Google is once again boosting the maximum bounty payouts for Linux vulnerabilities reported as part of its open-source Kubernetes-based capture-the-flag (CTF) vulnerability rewards program (VRP).
Called kCTF, the program was launched in 2020 to provide security researchers with the means to report vulnerabilities in the Google Kubernetes Engine (GKE), for which they receive a flag.
“All of GKE and its dependencies are in scope, but every flag caught so far has been a container breakout through a Linux kernel vulnerability. We’ve learned that finding and exploiting heap memory corruption vulnerabilities in the Linux kernel could be made a lot harder,” Google notes.
To that end, the internet giant has introduced a new set of mitigations expected to make most of the previously reported vulnerabilities and exploits more difficult to use in attacks.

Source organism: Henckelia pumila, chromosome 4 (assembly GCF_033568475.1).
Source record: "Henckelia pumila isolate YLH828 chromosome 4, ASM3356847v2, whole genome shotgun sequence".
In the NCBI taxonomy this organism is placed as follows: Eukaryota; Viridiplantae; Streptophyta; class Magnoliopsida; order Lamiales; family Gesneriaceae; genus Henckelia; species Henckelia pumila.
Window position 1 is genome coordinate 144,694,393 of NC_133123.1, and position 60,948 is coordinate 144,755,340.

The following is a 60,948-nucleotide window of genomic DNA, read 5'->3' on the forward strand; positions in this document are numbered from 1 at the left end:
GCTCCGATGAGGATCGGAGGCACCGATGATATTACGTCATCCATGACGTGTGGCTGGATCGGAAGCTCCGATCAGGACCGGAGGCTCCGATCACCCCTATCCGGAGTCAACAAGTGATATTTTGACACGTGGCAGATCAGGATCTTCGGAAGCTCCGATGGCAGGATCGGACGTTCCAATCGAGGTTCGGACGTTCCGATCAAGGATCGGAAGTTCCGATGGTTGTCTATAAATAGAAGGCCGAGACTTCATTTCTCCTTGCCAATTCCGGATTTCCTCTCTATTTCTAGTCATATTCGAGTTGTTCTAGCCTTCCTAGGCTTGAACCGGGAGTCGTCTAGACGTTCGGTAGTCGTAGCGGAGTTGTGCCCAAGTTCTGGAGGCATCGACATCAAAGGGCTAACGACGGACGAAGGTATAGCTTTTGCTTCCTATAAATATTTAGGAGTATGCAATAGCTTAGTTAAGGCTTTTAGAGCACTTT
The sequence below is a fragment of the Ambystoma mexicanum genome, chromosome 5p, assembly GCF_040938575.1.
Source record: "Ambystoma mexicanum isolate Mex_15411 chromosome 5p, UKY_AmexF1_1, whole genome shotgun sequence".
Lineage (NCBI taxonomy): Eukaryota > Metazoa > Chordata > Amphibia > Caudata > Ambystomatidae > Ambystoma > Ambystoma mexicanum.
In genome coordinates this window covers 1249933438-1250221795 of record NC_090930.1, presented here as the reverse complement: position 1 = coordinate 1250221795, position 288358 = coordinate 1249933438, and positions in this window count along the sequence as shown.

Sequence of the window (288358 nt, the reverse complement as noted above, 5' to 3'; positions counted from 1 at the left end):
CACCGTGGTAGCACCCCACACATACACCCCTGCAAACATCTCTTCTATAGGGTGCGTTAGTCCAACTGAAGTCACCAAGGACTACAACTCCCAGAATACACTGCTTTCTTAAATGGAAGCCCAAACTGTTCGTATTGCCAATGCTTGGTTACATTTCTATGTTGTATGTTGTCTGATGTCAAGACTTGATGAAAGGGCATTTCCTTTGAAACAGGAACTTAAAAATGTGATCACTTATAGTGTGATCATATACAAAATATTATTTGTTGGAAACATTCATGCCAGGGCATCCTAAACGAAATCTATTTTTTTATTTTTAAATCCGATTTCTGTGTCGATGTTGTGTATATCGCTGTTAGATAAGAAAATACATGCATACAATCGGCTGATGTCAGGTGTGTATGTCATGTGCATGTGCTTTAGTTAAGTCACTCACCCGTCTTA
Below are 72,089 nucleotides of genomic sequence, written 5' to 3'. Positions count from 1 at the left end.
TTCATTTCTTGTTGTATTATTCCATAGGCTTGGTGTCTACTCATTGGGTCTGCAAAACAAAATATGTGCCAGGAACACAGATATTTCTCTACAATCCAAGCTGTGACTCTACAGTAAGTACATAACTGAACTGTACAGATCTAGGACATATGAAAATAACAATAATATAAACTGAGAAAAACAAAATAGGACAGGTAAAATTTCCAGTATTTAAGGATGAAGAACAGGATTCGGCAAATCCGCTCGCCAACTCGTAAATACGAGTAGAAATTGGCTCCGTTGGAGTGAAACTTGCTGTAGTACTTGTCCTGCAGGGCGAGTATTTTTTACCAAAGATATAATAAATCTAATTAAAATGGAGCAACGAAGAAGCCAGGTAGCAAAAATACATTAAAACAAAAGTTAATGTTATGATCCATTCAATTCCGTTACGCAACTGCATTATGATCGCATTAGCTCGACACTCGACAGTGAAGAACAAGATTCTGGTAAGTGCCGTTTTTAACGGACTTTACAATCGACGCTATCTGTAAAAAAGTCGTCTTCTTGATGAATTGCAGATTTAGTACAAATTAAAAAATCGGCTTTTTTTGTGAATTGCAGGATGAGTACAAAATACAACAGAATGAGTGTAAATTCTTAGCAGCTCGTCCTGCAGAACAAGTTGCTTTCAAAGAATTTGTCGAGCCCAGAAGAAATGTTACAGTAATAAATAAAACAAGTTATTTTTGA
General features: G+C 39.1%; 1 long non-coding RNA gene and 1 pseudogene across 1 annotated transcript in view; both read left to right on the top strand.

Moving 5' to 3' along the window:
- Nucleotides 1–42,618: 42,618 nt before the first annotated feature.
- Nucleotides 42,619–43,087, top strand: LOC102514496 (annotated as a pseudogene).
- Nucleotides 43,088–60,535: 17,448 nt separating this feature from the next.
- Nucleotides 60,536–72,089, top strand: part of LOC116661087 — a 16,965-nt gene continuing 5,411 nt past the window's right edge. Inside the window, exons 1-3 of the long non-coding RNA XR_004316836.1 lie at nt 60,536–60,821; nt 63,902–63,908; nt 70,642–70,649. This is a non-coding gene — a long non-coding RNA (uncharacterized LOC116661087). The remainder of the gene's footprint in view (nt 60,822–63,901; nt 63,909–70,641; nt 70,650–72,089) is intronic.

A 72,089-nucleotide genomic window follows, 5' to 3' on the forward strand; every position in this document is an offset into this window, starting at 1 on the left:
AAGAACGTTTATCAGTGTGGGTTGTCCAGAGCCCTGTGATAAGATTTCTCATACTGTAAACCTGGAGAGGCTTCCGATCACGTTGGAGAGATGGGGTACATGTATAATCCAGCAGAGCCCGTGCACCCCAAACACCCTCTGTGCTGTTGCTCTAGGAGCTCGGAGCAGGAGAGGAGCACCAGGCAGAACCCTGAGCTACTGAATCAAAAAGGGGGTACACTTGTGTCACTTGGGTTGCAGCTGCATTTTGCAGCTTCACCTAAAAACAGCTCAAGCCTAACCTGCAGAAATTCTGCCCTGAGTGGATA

Google introduced these mitigations to fight against out-of-bounds writes on slab, cross-cache attacks, elastic objects, and freelist corruption.
In an effort to incentivize security researchers to discover ways to break those mitigations, Google is also announcing bonus rewards for vulnerabilities in the latest Linux kernel and for bypassing the newly introduced mitigations.
Each of these two bonuses is of $21,000 and together they enable security researchers to earn as much as $133,337 for critical vulnerabilities reported as part of kCTF.
The new bonus rewards come half a year after Google almost doubled the base bounty payouts in kCTF and announced high bonuses for specific vulnerabilities. With three $20,000 bonus rewards on top of the $31,337 base reward, researchers could earn $91,337 for exploits meeting certain criteria.
Now, the company says it is indefinitely extending the increased reward amounts that it announced last year, to which it also adds the new $21,000 bonuses.
“We hope this will allow us to learn more about how hard (or easy) it is to bypass our experimental mitigations,” Google notes.